BMCR 2020.12.24

Corpus dei papiri filosofici greci e latini

, Corpus dei papiri filosofici greci e latini: testi e lessico nei papiri di cultura greca e latina. Parte II: Frammenti Adespoti e sentenze, vol. 1: Frammenti Adespoti. Firenze: Olschki Editore, 2019. Pp, xxix, 268. ISBN 9788822266897 €60,00.

CPF, a project initiated by the late Francesco Adorno, has been issuing excellent editions of philosophical papyri with commentary and translation – all in Italian – since its first publication in 1989. The publications are divided into four parts, which have been issued peu à peu; part I comprises known authors, part III commentaries, while a part IV contains various indices and tables. Part II is itself a conglomerate of three categories: (a) the current one of unattributed fragments; (b) maxims and chreiai of known authors; (c) gnomica. This is the first of a planned two-volume edition of fragmenta adespota. I confess to never having understood why they put asterisks here and there in the enumeration of the different volumes, but perhaps Parte II.1* is meant to indicate that a 2 is on its way.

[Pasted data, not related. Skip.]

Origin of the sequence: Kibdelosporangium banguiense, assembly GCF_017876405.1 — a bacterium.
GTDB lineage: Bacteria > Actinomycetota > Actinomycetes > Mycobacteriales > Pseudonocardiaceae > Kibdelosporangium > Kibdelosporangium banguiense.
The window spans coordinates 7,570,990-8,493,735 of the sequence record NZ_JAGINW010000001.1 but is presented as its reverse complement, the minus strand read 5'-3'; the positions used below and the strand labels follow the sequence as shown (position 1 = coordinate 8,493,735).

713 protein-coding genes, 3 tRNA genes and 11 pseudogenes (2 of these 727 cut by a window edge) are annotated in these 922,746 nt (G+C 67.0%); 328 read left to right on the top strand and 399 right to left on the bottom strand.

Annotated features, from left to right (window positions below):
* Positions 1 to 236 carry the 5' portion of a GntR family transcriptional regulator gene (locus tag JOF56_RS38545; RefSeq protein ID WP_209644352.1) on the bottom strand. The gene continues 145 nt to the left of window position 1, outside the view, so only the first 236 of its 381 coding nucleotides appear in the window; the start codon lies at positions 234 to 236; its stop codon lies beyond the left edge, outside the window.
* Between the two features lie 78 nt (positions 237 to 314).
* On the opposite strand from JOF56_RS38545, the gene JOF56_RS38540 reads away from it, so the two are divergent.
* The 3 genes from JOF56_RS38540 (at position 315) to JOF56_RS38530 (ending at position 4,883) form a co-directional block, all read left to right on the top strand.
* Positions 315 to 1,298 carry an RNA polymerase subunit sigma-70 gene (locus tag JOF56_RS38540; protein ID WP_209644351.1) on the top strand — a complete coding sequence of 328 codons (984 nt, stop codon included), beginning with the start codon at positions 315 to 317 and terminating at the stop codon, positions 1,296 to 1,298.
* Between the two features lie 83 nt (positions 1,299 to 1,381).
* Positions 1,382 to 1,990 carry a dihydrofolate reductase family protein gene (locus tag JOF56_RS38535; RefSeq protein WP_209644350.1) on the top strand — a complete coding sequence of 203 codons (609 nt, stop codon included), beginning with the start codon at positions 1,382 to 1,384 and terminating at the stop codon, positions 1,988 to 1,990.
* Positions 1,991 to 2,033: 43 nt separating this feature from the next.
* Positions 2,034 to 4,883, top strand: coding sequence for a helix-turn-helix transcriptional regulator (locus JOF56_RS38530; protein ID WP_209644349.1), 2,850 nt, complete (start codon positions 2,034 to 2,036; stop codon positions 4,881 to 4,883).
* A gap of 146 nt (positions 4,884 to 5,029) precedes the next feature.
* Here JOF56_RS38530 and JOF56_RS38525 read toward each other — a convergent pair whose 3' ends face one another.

Another curious editorial decision throughout the series is the absence of any names of authors or editors either on the cover or in the front matter or even in the table of contents on pp. 257-8, making the volumes rather difficult to cite according to bibliographical conventions. This decision, however, I think I do understand. From its inception, papyrology has been an international and collaborative work, and the CPF no doubt wishes to underscore the collaborative nature of each volume by avoiding such individualistic features as “edited by so-and-so”. A list of collaborators of the present volume is found on p. XXV: Antonio Carlini, Angelo Giavatto, Alessandro Linguiti, Christian Vasallo, Davide Amendola, David Sedley, Eva Falaschi, Ermelinda Valentina Di Lascio, Fernanda Decleva Caizzi, Francesco Verde, Giulio Iovine, the late Isabella Andorlini, Mauro Bonazzi, Maria Serena Funghi, Paolo Togni, Stefano Martinelli Tempesta, Tiziano Dorandi, Valeria Piano and Walter Cavini, along with an unspecified editorial committee, perhaps comprised of all of the above. Each separate chapter closes with the initials of the responsible collaborator(s), with the occasional appearance of R for Redazione, e.g. at the end of the edition of fr. 4 (P. Berol. inv. 9814). The front matter consists of a preface (see below), lists of abbreviations and bibliography, a list of the editors of each papyrus (p. XXVI) and a list of the edited papyri in the order treated (p. XXVII). The back matter consists in the ToC (Indice analitico), a series of good quality plates (b/w) of the papyri edited in the volume, various notices and two useful lists of papyrological collections with conservations centers and the various libraries containing deposits of papyri as well cities with institutes conserving papyri.